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East Greets West: A tale of two conferences

I do like the phone. telefon-table surreal Most recently i have been calling communities about coming to the Twin Oaks Communities Conference this Labor Day weekend.  It is early enough in the year that we get to brainstorm all manner of possibilities.  What workshops they might do in the open space technology section?  Who they might be able to bring with them?  What kinds of ride sharing is possible?  Labor Day is far enough away that people don’t have things scheduled and are willing to consider this, especially the highest ranked communities which i am calling, many of whom are predisposed to coming out again or checking it out.

Twin Oaks Communities Conference 2013

Twin Oaks Communities Conference 2013

The Twin Oaks Communities Conference runs a bit like a well oiled machine.  We have been literally doing it for decades.  We have notebooks which reminds us when to do everything and google drive docs which chronicle many previous schemes and name all the tasks and past volunteers who have made this complex event happen.  This year we are putting out the call for presenters quite early.  This is not to say that the Communities Conference doesn’t need good organizers.  Despite being well understood, there is always something which tests us in putting it on. Transformative movements can’t be content to keep doing what they already do well, we need to expand and touch the lives of more people.  And so i was extremely happy when the fine folks at Groundswell Institute agreed to host the West Coast Communities Conference.

Groundswell-header-image-v7

Images of Groundswell Institute

Groundswell is a new community, two hours north of San Francisco and founded by radical queer friends of ours, some of whom are ex-Oakers.  Groundswell is interested in growing to about 15 people in the next year from the handful they have now.  When i asked what type of people they were searching for, there was a short but comprehensive consultation amongst the members present. “Non-heteronormative” was the response (more on this soon).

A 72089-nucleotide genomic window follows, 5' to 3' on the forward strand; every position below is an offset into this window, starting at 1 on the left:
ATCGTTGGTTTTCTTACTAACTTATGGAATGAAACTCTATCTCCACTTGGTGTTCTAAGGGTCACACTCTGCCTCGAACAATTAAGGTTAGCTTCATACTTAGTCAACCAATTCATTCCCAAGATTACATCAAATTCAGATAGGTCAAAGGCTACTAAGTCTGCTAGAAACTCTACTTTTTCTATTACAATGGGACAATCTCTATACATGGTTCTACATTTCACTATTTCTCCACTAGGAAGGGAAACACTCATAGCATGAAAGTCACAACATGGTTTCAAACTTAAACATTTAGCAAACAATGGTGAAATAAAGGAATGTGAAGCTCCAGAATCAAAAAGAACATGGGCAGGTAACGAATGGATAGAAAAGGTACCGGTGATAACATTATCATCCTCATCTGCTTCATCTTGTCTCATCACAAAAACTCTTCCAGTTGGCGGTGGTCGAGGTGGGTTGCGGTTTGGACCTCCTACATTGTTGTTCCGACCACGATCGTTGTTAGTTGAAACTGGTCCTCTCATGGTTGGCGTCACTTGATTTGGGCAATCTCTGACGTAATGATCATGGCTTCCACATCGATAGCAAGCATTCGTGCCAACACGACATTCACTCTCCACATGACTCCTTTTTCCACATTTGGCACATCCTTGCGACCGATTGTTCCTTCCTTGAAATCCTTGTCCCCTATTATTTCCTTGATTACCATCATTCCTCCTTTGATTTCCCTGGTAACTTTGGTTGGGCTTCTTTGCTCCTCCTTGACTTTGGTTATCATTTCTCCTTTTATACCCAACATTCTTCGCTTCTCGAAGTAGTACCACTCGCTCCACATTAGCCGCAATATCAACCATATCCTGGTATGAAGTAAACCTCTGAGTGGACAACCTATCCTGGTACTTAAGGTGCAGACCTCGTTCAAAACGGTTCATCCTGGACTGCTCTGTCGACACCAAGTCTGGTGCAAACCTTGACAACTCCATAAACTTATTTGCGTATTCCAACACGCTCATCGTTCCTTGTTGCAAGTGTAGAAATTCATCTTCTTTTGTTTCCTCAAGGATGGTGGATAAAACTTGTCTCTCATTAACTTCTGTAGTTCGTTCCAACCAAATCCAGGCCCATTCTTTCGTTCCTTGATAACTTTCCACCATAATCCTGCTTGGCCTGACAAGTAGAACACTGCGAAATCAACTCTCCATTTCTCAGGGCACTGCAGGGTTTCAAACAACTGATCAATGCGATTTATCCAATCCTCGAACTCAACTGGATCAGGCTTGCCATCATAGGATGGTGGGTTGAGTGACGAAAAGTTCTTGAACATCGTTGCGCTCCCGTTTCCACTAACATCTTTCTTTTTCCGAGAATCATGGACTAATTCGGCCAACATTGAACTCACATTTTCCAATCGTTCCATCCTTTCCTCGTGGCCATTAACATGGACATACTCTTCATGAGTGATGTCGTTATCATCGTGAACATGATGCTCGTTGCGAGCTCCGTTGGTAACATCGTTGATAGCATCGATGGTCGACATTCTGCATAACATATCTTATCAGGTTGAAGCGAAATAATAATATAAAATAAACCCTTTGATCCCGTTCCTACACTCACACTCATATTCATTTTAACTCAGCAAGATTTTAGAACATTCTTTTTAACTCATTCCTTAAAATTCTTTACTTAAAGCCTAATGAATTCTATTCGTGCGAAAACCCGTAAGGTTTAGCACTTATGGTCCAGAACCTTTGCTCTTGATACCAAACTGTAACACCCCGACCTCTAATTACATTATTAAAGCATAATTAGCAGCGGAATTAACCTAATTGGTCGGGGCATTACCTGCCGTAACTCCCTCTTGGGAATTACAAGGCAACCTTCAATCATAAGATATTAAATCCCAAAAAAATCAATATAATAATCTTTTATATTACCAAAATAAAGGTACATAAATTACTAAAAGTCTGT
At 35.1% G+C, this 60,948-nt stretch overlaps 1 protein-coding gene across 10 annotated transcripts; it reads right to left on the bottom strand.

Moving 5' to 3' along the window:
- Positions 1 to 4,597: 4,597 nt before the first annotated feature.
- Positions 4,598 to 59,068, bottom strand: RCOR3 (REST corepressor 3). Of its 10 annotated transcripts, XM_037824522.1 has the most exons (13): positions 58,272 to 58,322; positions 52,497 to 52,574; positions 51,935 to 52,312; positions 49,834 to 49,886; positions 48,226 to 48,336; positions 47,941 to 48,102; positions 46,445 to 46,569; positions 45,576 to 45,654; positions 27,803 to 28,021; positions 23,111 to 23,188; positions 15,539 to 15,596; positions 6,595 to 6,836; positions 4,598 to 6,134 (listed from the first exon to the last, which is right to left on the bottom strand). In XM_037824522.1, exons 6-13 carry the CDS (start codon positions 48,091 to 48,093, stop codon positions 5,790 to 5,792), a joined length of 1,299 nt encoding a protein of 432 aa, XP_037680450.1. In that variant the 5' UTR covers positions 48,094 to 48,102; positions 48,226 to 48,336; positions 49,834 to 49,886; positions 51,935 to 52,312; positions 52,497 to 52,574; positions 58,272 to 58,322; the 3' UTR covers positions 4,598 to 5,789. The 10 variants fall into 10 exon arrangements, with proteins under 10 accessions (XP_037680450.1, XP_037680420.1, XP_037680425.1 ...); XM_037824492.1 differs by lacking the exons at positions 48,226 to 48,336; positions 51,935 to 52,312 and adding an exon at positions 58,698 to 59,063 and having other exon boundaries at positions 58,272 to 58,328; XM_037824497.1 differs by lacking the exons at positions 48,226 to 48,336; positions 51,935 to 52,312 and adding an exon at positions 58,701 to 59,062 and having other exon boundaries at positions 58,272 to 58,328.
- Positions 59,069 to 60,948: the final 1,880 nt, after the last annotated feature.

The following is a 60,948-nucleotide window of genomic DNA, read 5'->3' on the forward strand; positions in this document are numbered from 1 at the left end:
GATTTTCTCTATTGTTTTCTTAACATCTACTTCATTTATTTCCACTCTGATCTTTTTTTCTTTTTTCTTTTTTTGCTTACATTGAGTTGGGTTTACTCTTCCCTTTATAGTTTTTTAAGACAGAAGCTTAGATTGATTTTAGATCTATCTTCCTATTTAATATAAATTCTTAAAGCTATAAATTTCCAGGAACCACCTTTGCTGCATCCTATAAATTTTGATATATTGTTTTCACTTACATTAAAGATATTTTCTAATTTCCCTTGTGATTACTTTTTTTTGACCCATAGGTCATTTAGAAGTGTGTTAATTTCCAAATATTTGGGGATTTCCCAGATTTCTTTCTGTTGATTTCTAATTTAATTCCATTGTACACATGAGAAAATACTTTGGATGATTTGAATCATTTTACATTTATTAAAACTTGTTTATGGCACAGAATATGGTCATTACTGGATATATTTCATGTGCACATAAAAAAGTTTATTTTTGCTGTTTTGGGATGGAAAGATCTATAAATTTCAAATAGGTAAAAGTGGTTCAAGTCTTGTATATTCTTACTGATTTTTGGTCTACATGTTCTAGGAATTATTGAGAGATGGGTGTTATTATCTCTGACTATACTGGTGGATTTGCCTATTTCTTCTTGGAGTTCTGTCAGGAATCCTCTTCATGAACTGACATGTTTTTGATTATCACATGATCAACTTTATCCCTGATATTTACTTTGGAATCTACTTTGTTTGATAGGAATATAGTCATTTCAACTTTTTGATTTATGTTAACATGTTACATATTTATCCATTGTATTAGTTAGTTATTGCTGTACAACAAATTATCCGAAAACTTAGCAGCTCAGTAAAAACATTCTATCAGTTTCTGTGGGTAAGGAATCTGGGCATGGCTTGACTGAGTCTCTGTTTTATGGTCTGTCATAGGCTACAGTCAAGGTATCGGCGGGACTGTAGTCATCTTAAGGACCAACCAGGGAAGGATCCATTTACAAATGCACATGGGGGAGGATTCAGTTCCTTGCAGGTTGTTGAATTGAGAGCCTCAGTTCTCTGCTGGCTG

The physical plant of Groundswell in impressive. It is an ecovillage on over 180 acres of land (with all human activity concentrated on 40 acres).  It is a former campsite which can sleep 80 people indoors in cabins. It has a full sized institutional kitchen, pond, amphitheater, dance hall and some amazing trees.

How amazing you ask?  Well if you read this blog you know my dear friend Shal is very into trees.  We climb them regularly.  Shal and i visited Groundswell together last year.  When we were on our way, Shal was concerned that this visit to my friends would delay our visiting the big trees of California that he had heard so much about.  He was not expecting to be impressed with the trees at Groundswell.  We arrived there at night, and after being welcomed with conversation and good food, made our way in the dark to one of the many cozy cabins.

In the morning when Shal came out of the cabin to go to the main house, he stopped in his tracks as he saw the view and the trees.  Fortunately breakfast was going to be available for a while, so he could afford to give in to the powerful urge to gaze at the amazing view of Groundswell and the valley and hills beyond.   And he saw beautiful trees!    They were more human scale than the giant redwoods, but the closest one was magnificent, reaching out as well as up, with big mossy branches at chest level, easy to touch and climb on, which he did.  ​And when he moved on to the main house for breakfast, he found that also had a very impressive view.

IMG_0502

Later Kyle took us on a tour of Groundswell, and Shal spent much of the time looking at the views and trees, including spending some time at the Grandfather tree at the top of the hill, from which there is a grand full circle view of the beautiful hills valleys and hills surrounding Groundswell.

Kyle at Work

Kyle at Work

Groundswell has put out the call for presenters to this event.  There will be Open Space Technology at WCCC, just like there is at Twin Oaks Communities Conference, which is an appropriate place for content which might be your expertise, but is not specifically related to community life (permaculture, renewable energy, anti-oppression work, polyamory workshops, etc).  Topics appropriate for scheduled portion of the program are listed below, as distinct from the Open Space section. There will also be a number of workshops on topics directly related to community living which will be presented. There is a list of these topics below. Think about your west Coast and especially Bay Area friends and let them know this is happening. Tickets (including one day passes) are available here.